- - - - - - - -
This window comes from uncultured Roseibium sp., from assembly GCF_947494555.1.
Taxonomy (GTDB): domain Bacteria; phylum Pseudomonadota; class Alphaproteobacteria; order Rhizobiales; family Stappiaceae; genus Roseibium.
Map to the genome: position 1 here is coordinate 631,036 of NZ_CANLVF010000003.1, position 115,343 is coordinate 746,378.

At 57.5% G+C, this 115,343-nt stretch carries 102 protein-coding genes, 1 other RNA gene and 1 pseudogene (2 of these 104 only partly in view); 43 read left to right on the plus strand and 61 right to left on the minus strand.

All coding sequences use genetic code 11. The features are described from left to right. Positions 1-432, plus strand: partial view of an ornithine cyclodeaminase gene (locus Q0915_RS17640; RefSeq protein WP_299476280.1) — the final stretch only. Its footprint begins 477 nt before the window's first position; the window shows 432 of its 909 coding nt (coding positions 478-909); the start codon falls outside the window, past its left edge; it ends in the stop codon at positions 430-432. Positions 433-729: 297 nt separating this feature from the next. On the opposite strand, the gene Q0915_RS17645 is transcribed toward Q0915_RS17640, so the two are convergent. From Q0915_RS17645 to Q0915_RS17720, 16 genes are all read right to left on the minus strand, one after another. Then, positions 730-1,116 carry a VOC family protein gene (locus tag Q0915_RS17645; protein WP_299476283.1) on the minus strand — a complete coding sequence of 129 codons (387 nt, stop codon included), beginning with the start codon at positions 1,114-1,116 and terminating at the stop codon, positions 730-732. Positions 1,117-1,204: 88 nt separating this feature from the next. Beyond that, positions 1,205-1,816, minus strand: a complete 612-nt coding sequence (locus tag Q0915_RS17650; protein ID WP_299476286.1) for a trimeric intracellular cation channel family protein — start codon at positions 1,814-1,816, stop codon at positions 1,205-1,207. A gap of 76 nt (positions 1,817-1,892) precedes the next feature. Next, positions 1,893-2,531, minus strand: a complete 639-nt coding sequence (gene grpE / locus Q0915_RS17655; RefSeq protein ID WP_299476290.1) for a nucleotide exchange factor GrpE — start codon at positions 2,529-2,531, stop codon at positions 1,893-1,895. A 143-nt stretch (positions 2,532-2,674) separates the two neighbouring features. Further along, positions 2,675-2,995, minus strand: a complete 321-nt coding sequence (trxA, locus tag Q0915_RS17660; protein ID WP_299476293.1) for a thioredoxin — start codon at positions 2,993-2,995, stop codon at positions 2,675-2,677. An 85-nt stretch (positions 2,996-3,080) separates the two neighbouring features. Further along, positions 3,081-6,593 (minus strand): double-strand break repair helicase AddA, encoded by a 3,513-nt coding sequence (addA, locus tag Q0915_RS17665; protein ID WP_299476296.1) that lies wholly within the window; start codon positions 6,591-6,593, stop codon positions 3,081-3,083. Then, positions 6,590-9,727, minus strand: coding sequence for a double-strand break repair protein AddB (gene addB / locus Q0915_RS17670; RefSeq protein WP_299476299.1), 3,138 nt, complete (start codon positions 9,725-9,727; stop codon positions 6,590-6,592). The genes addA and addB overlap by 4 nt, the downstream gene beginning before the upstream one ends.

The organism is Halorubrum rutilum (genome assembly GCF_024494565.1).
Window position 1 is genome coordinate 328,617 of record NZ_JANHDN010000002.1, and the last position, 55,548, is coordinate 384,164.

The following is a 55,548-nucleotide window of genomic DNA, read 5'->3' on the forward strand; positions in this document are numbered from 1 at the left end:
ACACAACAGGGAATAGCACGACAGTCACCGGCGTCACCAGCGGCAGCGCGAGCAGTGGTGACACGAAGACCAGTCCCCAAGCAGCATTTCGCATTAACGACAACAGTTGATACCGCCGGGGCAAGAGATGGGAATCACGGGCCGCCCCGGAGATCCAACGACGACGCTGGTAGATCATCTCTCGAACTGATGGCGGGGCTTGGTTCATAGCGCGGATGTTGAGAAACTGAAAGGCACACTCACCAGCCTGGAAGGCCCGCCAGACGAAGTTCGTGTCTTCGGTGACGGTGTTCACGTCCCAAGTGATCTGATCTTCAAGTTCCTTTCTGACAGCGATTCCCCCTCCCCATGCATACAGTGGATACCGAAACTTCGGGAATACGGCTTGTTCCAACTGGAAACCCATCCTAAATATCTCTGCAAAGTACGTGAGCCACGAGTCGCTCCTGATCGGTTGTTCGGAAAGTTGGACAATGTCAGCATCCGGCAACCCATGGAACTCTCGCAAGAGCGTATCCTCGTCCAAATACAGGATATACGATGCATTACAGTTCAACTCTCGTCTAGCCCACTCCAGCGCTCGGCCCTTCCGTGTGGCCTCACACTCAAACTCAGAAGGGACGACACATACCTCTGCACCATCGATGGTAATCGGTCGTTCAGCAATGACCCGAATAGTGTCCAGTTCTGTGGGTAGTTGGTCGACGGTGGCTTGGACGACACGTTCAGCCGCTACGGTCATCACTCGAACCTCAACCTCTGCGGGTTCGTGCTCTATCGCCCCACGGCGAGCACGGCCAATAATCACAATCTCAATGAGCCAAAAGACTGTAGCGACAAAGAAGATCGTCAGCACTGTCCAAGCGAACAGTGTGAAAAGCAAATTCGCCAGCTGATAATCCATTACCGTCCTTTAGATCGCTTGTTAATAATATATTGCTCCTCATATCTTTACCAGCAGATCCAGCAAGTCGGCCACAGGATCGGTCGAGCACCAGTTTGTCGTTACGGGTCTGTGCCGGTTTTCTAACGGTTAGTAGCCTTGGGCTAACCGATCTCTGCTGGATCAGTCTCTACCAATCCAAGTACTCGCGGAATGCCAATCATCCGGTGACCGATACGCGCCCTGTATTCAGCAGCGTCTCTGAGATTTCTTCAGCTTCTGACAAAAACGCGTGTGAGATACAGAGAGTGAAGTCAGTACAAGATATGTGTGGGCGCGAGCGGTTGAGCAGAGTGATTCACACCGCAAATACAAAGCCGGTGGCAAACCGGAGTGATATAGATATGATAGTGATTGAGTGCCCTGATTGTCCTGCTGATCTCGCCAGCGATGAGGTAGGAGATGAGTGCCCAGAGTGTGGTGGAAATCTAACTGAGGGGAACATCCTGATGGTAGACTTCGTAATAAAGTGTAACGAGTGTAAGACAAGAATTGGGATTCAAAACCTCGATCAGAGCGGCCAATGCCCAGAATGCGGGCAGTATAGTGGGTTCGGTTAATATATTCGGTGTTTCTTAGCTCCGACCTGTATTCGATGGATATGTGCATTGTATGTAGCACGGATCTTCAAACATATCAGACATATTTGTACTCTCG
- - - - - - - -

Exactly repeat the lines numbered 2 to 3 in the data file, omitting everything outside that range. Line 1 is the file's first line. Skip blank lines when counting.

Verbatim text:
Taxonomy (GTDB): domain Bacteria; phylum Pseudomonadota; class Alphaproteobacteria; order Rhizobiales; family Stappiaceae; genus Roseibium.
Map to the genome: position 1 here is coordinate 631,036 of NZ_CANLVF010000003.1, position 115,343 is coordinate 746,378.